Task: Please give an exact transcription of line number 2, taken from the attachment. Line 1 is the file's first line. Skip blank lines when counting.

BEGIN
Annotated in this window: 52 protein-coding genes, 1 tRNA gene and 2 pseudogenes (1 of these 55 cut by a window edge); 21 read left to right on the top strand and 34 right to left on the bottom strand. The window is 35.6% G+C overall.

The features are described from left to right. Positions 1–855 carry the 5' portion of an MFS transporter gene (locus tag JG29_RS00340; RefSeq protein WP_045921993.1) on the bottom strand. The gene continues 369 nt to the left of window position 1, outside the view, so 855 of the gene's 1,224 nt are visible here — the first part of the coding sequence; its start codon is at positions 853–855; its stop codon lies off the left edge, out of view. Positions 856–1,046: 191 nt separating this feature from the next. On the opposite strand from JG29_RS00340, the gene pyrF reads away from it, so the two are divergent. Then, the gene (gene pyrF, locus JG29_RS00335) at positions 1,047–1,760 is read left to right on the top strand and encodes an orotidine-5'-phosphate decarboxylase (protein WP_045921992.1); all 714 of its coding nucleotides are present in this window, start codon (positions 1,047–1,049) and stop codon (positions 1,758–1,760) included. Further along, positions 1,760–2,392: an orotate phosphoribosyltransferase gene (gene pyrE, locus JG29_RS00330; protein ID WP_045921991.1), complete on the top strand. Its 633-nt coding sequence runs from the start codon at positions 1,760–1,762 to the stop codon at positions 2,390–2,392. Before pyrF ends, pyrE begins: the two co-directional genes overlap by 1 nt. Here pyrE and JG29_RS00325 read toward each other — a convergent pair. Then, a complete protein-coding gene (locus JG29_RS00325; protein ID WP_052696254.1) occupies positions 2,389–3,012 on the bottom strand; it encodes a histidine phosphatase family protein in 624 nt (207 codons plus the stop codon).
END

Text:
The features are described from left to right. Positions 1–855 carry the 5' portion of an MFS transporter gene (locus tag JG29_RS00340; RefSeq protein WP_045921993.1) on the bottom strand. The gene continues 369 nt to the left of window position 1, outside the view, so 855 of the gene's 1,224 nt are visible here — the first part of the coding sequence; its start codon is at positions 853–855; its stop codon lies off the left edge, out of view. Positions 856–1,046: 191 nt separating this feature from the next. On the opposite strand from JG29_RS00340, the gene pyrF reads away from it, so the two are divergent. Then, the gene (gene pyrF, locus JG29_RS00335) at positions 1,047–1,760 is read left to right on the top strand and encodes an orotidine-5'-phosphate decarboxylase (protein WP_045921992.1); all 714 of its coding nucleotides are present in this window, start codon (positions 1,047–1,049) and stop codon (positions 1,758–1,760) included. Further along, positions 1,760–2,392: an orotate phosphoribosyltransferase gene (gene pyrE, locus JG29_RS00330; protein ID WP_045921991.1), complete on the top strand. Its 633-nt coding sequence runs from the start codon at positions 1,760–1,762 to the stop codon at positions 2,390–2,392. Before pyrF ends, pyrE begins: the two co-directional genes overlap by 1 nt. Here pyrE and JG29_RS00325 read toward each other — a convergent pair. Then, a complete protein-coding gene (locus JG29_RS00325; protein ID WP_052696254.1) occupies positions 2,389–3,012 on the bottom strand; it encodes a histidine phosphatase family protein in 624 nt (207 codons plus the stop codon).